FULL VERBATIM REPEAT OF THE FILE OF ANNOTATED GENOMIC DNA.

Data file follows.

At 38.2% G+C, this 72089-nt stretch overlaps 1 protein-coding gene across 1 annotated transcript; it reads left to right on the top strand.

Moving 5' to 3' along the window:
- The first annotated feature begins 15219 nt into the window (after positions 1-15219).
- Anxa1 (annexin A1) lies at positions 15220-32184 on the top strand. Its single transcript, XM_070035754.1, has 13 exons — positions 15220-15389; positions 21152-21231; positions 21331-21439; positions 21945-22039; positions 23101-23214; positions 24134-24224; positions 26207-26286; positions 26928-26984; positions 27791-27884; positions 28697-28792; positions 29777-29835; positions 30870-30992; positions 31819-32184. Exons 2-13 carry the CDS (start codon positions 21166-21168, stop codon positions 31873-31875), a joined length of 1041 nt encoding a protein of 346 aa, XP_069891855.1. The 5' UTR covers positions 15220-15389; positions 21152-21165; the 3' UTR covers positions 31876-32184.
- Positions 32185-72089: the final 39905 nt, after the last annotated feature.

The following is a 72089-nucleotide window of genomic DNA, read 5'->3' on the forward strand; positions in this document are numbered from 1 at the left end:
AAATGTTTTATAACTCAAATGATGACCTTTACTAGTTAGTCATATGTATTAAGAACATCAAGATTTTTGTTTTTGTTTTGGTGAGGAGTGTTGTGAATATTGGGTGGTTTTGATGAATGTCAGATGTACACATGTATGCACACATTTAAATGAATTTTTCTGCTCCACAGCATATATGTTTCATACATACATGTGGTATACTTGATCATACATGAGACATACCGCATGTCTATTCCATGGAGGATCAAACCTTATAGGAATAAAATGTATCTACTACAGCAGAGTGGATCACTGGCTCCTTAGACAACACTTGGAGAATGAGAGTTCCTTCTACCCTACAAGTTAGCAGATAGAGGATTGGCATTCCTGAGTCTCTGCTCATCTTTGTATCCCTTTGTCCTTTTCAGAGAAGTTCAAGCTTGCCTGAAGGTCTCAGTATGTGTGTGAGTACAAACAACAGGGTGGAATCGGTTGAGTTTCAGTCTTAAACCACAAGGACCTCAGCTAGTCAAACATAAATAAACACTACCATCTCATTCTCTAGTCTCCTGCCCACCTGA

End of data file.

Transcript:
At 38.2% G+C, this 72089-nt stretch overlaps 1 protein-coding gene across 1 annotated transcript; it reads left to right on the top strand.

Moving 5' to 3' along the window:
- The first annotated feature begins 15219 nt into the window (after positions 1-15219).
- Anxa1 (annexin A1) lies at positions 15220-32184 on the top strand. Its single transcript, XM_070035754.1, has 13 exons — positions 15220-15389; positions 21152-21231; positions 21331-21439; positions 21945-22039; positions 23101-23214; positions 24134-24224; positions 26207-26286; positions 26928-26984; positions 27791-27884; positions 28697-28792; positions 29777-29835; positions 30870-30992; positions 31819-32184. Exons 2-13 carry the CDS (start codon positions 21166-21168, stop codon positions 31873-31875), a joined length of 1041 nt encoding a protein of 346 aa, XP_069891855.1. The 5' UTR covers positions 15220-15389; positions 21152-21165; the 3' UTR covers positions 31876-32184.
- Positions 32185-72089: the final 39905 nt, after the last annotated feature.

The following is a 72089-nucleotide window of genomic DNA, read 5'->3' on the forward strand; positions in this document are numbered from 1 at the left end:
AAATGTTTTATAACTCAAATGATGACCTTTACTAGTTAGTCATATGTATTAAGAACATCAAGATTTTTGTTTTTGTTTTGGTGAGGAGTGTTGTGAATATTGGGTGGTTTTGATGAATGTCAGATGTACACATGTATGCACACATTTAAATGAATTTTTCTGCTCCACAGCATATATGTTTCATACATACATGTGGTATACTTGATCATACATGAGACATACCGCATGTCTATTCCATGGAGGATCAAACCTTATAGGAATAAAATGTATCTACTACAGCAGAGTGGATCACTGGCTCCTTAGACAACACTTGGAGAATGAGAGTTCCTTCTACCCTACAAGTTAGCAGATAGAGGATTGGCATTCCTGAGTCTCTGCTCATCTTTGTATCCCTTTGTCCTTTTCAGAGAAGTTCAAGCTTGCCTGAAGGTCTCAGTATGTGTGTGAGTACAAACAACAGGGTGGAATCGGTTGAGTTTCAGTCTTAAACCACAAGGACCTCAGCTAGTCAAACATAAATAAACACTACCATCTCATTCTCTAGTCTCCTGCCCACCTGA